Historic Resources Commission - July 18, 2013
A local historic marker commemorating Pythian Hall will be unveiled at 3 p.m. Sunday, July 21, 2013, at the corner of Chestnut and Seventh streets. Built in 1902, Pythian Hall housed two important African-American fraternal organizations, the Knights of Pythias and the Prince Hall Masons, that helped newcomers find housing and jobs. The building also housed the Fraternal Funeral Home, which was started in 1928 by the Prince Hall Masons and was later acquired by Clark S. Brown, a prominent African-American business leader. Speakers at the unveiling will include Mayor Allen Joines, Council members Vivian H. Burke and Derwin L. Montgomery, Chairman Mark Maxwell of the Forsyth County Historic Resources Commission, and John Presswood, a past master of the Prince Hall Masons 30th District.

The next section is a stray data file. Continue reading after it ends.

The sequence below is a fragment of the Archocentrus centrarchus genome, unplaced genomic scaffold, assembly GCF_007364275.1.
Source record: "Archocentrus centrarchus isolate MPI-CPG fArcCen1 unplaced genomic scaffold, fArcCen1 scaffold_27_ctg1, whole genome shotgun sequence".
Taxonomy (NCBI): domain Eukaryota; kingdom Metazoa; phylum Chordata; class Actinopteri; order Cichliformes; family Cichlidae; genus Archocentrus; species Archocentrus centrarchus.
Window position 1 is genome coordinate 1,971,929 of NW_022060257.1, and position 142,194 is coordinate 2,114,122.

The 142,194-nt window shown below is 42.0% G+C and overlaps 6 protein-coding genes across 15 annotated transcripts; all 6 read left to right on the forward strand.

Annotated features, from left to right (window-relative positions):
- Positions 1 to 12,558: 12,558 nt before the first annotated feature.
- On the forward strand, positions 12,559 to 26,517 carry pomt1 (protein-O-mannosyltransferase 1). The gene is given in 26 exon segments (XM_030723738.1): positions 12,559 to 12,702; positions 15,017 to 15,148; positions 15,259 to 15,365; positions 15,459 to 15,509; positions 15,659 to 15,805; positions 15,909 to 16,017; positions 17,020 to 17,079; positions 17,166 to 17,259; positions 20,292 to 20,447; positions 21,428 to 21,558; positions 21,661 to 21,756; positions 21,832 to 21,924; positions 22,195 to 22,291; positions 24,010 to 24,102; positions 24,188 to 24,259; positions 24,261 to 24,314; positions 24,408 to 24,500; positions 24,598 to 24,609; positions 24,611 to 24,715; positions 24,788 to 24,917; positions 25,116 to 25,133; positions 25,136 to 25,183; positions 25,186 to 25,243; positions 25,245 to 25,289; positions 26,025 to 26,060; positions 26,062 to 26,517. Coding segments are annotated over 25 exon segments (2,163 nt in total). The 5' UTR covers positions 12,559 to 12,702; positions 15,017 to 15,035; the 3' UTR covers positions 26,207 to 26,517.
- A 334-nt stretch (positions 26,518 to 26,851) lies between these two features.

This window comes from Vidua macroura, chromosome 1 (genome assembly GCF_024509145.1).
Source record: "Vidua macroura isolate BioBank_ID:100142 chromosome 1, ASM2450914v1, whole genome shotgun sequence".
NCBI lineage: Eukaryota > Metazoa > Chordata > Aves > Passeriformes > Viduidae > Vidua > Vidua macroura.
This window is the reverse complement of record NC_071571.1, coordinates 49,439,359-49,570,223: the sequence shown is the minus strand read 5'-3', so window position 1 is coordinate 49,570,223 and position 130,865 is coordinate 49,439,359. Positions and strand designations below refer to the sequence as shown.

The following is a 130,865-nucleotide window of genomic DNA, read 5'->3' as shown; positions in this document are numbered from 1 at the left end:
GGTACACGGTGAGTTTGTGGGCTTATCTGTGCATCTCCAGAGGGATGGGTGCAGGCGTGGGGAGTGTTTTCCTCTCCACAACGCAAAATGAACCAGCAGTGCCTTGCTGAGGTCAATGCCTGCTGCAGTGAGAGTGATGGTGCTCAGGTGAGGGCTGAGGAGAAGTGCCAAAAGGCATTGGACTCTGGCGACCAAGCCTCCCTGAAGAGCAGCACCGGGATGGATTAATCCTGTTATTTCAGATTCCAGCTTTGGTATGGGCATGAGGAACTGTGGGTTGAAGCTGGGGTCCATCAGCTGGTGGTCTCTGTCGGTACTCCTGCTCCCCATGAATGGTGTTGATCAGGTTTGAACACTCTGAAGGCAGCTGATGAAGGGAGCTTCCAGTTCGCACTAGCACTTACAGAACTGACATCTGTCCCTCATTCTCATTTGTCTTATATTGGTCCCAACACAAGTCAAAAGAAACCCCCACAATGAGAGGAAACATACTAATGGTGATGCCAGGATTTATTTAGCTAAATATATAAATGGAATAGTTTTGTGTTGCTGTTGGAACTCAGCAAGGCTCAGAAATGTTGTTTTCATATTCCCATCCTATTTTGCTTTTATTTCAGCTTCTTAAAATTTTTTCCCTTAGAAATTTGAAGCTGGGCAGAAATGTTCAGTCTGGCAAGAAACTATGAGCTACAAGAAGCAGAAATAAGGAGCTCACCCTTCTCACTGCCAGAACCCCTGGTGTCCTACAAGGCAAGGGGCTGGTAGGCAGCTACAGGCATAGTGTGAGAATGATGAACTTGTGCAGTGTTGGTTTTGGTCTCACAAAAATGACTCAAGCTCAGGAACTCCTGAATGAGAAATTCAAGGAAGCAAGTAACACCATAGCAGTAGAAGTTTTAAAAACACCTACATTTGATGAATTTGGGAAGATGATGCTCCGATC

Pythian Hall was constructed at this site in 1902 in a prominent African-American community. The three-story brick building housed the Prince Hall Masons and the Knights of Pythias on the second and third floors. These fraternal organizations helped incoming African-Americans find jobs and housing. Among commercial enterprises on the first floor were a newspaper press and the Fraternal Funeral Home, established in 1928 by the Prince Hall Masons, and later acquired by local business leader Clark S. Brown. Brown was instrumental in the success of the Prince Hall Masons, serving as the African-American order’s Most Worshipful Grand Master of North Carolina from 1959 to 1974, giving credence to the Masonic slogan, “From Whence We Came.” Pythian Hall was destroyed by fire in 1994.
Photos taken at the event are on the city flickr page